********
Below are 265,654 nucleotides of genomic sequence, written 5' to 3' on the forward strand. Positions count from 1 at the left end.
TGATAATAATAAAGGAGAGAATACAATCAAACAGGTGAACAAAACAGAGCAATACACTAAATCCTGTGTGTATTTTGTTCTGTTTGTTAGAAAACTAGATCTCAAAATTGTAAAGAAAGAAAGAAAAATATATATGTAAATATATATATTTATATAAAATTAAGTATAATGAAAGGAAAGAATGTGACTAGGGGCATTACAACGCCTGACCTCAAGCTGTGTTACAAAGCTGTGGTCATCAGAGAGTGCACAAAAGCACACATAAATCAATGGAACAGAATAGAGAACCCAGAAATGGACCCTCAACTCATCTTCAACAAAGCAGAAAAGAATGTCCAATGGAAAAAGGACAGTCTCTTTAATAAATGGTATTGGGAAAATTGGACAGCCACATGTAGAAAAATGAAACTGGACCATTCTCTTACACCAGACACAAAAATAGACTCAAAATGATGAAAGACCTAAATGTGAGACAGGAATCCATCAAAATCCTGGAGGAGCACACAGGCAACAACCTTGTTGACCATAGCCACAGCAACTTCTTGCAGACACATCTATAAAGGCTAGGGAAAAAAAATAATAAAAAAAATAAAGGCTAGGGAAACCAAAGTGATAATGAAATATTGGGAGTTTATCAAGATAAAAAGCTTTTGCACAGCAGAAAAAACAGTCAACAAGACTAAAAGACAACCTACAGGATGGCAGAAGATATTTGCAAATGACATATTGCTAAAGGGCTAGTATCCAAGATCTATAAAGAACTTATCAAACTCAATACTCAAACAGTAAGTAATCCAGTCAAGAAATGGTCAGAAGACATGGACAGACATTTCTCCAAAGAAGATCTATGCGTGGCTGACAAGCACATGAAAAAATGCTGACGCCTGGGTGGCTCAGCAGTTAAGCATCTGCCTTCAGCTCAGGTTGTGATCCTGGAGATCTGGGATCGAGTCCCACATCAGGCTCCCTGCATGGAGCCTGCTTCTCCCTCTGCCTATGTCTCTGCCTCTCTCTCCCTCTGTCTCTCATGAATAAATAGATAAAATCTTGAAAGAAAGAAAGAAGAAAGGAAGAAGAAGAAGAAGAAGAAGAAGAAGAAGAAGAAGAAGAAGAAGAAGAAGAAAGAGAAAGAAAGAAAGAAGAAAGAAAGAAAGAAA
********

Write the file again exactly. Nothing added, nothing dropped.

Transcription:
Below are 265,654 nucleotides of genomic sequence, written 5' to 3' on the forward strand. Positions count from 1 at the left end.
TGATAATAATAAAGGAGAGAATACAATCAAACAGGTGAACAAAACAGAGCAATACACTAAATCCTGTGTGTATTTTGTTCTGTTTGTTAGAAAACTAGATCTCAAAATTGTAAAGAAAGAAAGAAAAATATATATGTAAATATATATATTTATATAAAATTAAGTATAATGAAAGGAAAGAATGTGACTAGGGGCATTACAACGCCTGACCTCAAGCTGTGTTACAAAGCTGTGGTCATCAGAGAGTGCACAAAAGCACACATAAATCAATGGAACAGAATAGAGAACCCAGAAATGGACCCTCAACTCATCTTCAACAAAGCAGAAAAGAATGTCCAATGGAAAAAGGACAGTCTCTTTAATAAATGGTATTGGGAAAATTGGACAGCCACATGTAGAAAAATGAAACTGGACCATTCTCTTACACCAGACACAAAAATAGACTCAAAATGATGAAAGACCTAAATGTGAGACAGGAATCCATCAAAATCCTGGAGGAGCACACAGGCAACAACCTTGTTGACCATAGCCACAGCAACTTCTTGCAGACACATCTATAAAGGCTAGGGAAAAAAAATAATAAAAAAAATAAAGGCTAGGGAAACCAAAGTGATAATGAAATATTGGGAGTTTATCAAGATAAAAAGCTTTTGCACAGCAGAAAAAACAGTCAACAAGACTAAAAGACAACCTACAGGATGGCAGAAGATATTTGCAAATGACATATTGCTAAAGGGCTAGTATCCAAGATCTATAAAGAACTTATCAAACTCAATACTCAAACAGTAAGTAATCCAGTCAAGAAATGGTCAGAAGACATGGACAGACATTTCTCCAAAGAAGATCTATGCGTGGCTGACAAGCACATGAAAAAATGCTGACGCCTGGGTGGCTCAGCAGTTAAGCATCTGCCTTCAGCTCAGGTTGTGATCCTGGAGATCTGGGATCGAGTCCCACATCAGGCTCCCTGCATGGAGCCTGCTTCTCCCTCTGCCTATGTCTCTGCCTCTCTCTCCCTCTGTCTCTCATGAATAAATAGATAAAATCTTGAAAGAAAGAAAGAAGAAAGGAAGAAGAAGAAGAAGAAGAAGAAGAAGAAGAAGAAGAAGAAGAAGAAGAAGAAAGAGAAAGAAAGAAAGAAGAAAGAAAGAAAGAAA